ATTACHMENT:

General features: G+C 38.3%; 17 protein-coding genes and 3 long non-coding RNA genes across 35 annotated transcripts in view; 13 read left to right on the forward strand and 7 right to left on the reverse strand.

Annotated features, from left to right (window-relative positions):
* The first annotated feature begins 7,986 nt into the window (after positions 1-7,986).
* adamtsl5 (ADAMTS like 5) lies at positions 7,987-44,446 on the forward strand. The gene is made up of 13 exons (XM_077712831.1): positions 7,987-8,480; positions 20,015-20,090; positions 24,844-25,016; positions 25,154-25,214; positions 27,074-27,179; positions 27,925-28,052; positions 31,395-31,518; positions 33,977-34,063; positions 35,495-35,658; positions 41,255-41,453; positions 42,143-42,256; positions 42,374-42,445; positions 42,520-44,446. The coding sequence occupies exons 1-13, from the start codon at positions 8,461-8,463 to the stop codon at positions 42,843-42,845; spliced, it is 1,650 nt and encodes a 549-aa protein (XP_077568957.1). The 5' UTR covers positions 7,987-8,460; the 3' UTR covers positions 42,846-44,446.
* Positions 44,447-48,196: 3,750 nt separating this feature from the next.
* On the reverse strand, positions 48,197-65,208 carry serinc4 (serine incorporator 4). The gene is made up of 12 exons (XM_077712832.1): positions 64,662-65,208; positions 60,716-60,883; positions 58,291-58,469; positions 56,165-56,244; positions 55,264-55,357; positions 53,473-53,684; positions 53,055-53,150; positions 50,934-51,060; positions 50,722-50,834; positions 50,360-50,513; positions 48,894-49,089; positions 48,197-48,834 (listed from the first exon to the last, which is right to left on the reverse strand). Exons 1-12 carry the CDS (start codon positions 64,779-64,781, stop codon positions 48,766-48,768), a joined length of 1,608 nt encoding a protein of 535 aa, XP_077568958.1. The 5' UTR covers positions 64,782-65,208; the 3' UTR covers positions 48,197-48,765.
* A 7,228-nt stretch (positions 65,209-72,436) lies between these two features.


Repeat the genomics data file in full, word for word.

General features: G+C 38.3%; 17 protein-coding genes and 3 long non-coding RNA genes across 35 annotated transcripts in view; 13 read left to right on the forward strand and 7 right to left on the reverse strand.

Annotated features, from left to right (window-relative positions):
* The first annotated feature begins 7,986 nt into the window (after positions 1-7,986).
* adamtsl5 (ADAMTS like 5) lies at positions 7,987-44,446 on the forward strand. The gene is made up of 13 exons (XM_077712831.1): positions 7,987-8,480; positions 20,015-20,090; positions 24,844-25,016; positions 25,154-25,214; positions 27,074-27,179; positions 27,925-28,052; positions 31,395-31,518; positions 33,977-34,063; positions 35,495-35,658; positions 41,255-41,453; positions 42,143-42,256; positions 42,374-42,445; positions 42,520-44,446. The coding sequence occupies exons 1-13, from the start codon at positions 8,461-8,463 to the stop codon at positions 42,843-42,845; spliced, it is 1,650 nt and encodes a 549-aa protein (XP_077568957.1). The 5' UTR covers positions 7,987-8,460; the 3' UTR covers positions 42,846-44,446.
* Positions 44,447-48,196: 3,750 nt separating this feature from the next.
* On the reverse strand, positions 48,197-65,208 carry serinc4 (serine incorporator 4). The gene is made up of 12 exons (XM_077712832.1): positions 64,662-65,208; positions 60,716-60,883; positions 58,291-58,469; positions 56,165-56,244; positions 55,264-55,357; positions 53,473-53,684; positions 53,055-53,150; positions 50,934-51,060; positions 50,722-50,834; positions 50,360-50,513; positions 48,894-49,089; positions 48,197-48,834 (listed from the first exon to the last, which is right to left on the reverse strand). Exons 1-12 carry the CDS (start codon positions 64,779-64,781, stop codon positions 48,766-48,768), a joined length of 1,608 nt encoding a protein of 535 aa, XP_077568958.1. The 5' UTR covers positions 64,782-65,208; the 3' UTR covers positions 48,197-48,765.
* A 7,228-nt stretch (positions 65,209-72,436) lies between these two features.